President Macron has already announced that Europe should have policies independent of NATO and the United States. All the sanctions in the world will not prevent Putin, or the Taliban, from transacting with the international community. Syria, despite American pressure, continues to have a fruitful relationship with Russia and Europe. Lebanon, despite all the sanctions, continues to work with France, Iran and China. Pakistan, despite the threat of more international sanctions, is going full speed ahead with CPEC. So, the assumption that countries will prefer multilateral rules over bilateral interests, is eroding fast.

Second and third—that violation of the ‘rules-based system’ will definitively result in economic and diplomatic sanctions, which will be enough to coerce countries to abide by the international rules-based order. This assumption has also been weakened recently in the aftermath of the Russian invasion of Ukraine. Even away from Europe, India tried to court Iran, through Chabahar and other projects, despite the threat of US sanctions. India also placed the order for the Russian S-400 system, at the peril of facing US sanctions. No sanctions were placed on Israel for violating human rights. No sanctions have stopped Iran from growing its influence across the Shia-crescent. No sanctions have stopped Cuba from continuing to exist and be functional. And as the world comes to terms with the new reality of post-American hegemony, the threat of sanctions, imposed indiscriminately against anyone who violates the rules-based order, is likely to further dwindle.

Fourth—that participant of the international rules-based order will employ decisive military force, through various multilateral forums (e.g., UNSC and NATO), to enforce the system. This assumption has almost entirely collapsed. The international military machine, led by the United States, has failed in delivering on its promise. NATO never actually ‘fought’ the Soviet Union, in Ukraine or elsewhere.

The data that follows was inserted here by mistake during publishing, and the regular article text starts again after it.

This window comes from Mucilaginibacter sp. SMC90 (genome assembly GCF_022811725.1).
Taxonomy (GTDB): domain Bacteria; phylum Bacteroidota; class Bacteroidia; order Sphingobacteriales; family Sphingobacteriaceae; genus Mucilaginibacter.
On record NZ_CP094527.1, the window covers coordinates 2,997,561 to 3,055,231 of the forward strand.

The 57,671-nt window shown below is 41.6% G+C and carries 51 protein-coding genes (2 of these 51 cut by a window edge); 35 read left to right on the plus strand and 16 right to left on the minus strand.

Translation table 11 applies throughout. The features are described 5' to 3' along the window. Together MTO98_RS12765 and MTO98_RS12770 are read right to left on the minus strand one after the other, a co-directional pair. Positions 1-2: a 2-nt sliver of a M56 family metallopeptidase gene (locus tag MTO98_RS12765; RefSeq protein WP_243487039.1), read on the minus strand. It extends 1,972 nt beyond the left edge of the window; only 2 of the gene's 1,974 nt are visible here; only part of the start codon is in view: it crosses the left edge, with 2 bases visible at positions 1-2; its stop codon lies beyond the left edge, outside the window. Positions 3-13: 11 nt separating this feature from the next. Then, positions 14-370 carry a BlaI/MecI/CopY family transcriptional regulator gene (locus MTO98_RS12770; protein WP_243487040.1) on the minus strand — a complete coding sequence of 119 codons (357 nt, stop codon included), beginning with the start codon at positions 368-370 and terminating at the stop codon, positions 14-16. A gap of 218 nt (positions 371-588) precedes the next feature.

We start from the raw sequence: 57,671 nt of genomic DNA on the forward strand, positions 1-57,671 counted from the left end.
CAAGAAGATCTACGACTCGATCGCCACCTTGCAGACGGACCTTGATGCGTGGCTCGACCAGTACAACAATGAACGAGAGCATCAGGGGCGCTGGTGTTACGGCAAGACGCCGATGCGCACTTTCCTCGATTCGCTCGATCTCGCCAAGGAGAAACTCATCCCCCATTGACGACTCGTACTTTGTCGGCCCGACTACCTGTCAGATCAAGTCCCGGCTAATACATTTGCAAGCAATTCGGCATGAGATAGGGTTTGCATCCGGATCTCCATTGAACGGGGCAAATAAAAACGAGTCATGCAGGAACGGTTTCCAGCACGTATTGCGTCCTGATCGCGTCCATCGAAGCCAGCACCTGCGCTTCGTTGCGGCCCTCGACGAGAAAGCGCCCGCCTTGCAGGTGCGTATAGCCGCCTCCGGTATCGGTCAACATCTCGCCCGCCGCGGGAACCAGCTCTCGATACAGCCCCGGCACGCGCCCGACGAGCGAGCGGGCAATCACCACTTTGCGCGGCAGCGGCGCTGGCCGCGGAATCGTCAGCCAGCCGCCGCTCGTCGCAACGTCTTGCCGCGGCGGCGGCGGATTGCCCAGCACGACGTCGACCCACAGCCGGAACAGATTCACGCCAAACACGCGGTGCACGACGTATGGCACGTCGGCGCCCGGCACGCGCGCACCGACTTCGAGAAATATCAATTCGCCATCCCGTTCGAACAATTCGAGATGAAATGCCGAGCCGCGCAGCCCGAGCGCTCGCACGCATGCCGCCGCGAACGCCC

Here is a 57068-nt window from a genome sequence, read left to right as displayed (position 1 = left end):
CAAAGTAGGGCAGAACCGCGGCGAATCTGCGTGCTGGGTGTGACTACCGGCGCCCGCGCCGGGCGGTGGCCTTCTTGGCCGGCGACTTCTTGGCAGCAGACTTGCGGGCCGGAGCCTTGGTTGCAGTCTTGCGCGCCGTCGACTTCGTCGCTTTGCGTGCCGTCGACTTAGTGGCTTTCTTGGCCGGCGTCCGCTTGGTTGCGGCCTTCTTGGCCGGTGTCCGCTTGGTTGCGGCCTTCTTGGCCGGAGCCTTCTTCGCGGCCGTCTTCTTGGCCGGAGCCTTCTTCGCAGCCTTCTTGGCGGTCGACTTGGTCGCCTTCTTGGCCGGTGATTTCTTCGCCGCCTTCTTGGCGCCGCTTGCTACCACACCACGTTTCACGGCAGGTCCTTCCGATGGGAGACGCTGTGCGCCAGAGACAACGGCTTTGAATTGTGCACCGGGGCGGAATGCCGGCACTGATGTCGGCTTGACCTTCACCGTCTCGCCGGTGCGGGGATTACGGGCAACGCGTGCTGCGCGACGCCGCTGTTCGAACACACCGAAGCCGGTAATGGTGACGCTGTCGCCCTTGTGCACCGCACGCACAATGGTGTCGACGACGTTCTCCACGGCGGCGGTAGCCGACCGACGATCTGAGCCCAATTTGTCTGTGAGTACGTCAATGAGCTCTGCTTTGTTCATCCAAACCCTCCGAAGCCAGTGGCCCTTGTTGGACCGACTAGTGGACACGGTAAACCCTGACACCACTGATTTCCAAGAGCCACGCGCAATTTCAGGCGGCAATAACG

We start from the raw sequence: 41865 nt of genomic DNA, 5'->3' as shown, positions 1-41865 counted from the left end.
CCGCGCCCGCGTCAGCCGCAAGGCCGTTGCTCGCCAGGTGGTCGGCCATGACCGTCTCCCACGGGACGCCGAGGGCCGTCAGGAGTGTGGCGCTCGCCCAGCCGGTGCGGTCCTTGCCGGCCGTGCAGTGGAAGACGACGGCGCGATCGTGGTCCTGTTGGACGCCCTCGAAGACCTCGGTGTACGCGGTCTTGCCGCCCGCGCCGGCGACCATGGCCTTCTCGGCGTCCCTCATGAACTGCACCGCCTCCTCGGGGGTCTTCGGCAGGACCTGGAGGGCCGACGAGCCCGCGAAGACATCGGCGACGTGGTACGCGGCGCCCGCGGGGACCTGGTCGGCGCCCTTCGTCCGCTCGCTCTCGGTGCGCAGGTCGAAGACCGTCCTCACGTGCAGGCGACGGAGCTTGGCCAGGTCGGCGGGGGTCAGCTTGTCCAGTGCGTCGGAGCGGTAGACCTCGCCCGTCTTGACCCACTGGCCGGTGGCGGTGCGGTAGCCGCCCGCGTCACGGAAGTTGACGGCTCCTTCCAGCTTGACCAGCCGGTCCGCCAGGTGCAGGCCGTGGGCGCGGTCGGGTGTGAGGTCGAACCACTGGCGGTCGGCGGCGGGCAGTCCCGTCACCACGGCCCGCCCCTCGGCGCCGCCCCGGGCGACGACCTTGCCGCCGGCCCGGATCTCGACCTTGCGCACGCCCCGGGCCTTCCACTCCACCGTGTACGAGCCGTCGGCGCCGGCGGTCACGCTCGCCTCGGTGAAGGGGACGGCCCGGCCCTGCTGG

NATO forces lost the war in Afghanistan. They did not win the war in Iraq. They could not enter Lebanon. They did not come to defend Crimea. Some NATO partners find themselves on opposite ends of the war in Armenia and Libya. NATO’s sister organisation in the Pacific, the QUAD, did not come to the aid of Hong Kong. And neither QUAD, nor the AUKUS, will be able to hold on to Taiwan, if the matter descends into a military battle. As such, there is no reason for individual countries or groups to fear international military collaborations. The past thirty years are a testament to the fact that international rules-based order will not be enforced, through military battle, by the international fighting machine.

Fifth—that the United States has the military muscle to enforce this system, unilaterally, if required. This assumption, weak to begin with, has been proven wrong, time and again, across the Middle East and Central Asia. Can the United States fight a unilateral war against some of the weaker countries across the globe? Yes. Is it likely that it will do so, anytime in the near future? No. Does the United States have the stomach to militarily confront bigger rivals, e.g. Russia and China? No. Since the Second World War, has the United States ever won a unilateral war? No.

The United States could not win the war against North Korea in the 1950s. It was defeated in Vietnam during the 1970s. Victory in Afghanistan, during the 1980s, was not won by the United States military. It could not remove Saddam Hussain in the first Gulf War. When it finally did remove Saddam, during the second Gulf War, it was unable to bring any measure of stability to Iraq. The United States, unilaterally, was unable to remove Bashar-ul-Assad—despite President Obama signing an executive order for this purpose. The United States was comprehensively defeated by the Taliban in Afghanistan. And it could not defend, even for a moment, its Ukrainian ally.

So, who will enforce the international rules-based order? And if no one can really enforce it, is there any reason to believe that there still exists such a system?

This ‘old world order’, which existed in America’s unipolar world, is now dead and buried. And in its place, a new world, with new pressure centres, new alliances, and new trade routes, takes form. A world that transacts with a fresh set of principles, which are still unwritten; principles based on national and regional interest, instead of international coercion. This new world needs to be met with a new Pakistani foreign relations doctrine. One that is not United States centric, and instead focuses on national interests and regional alliances.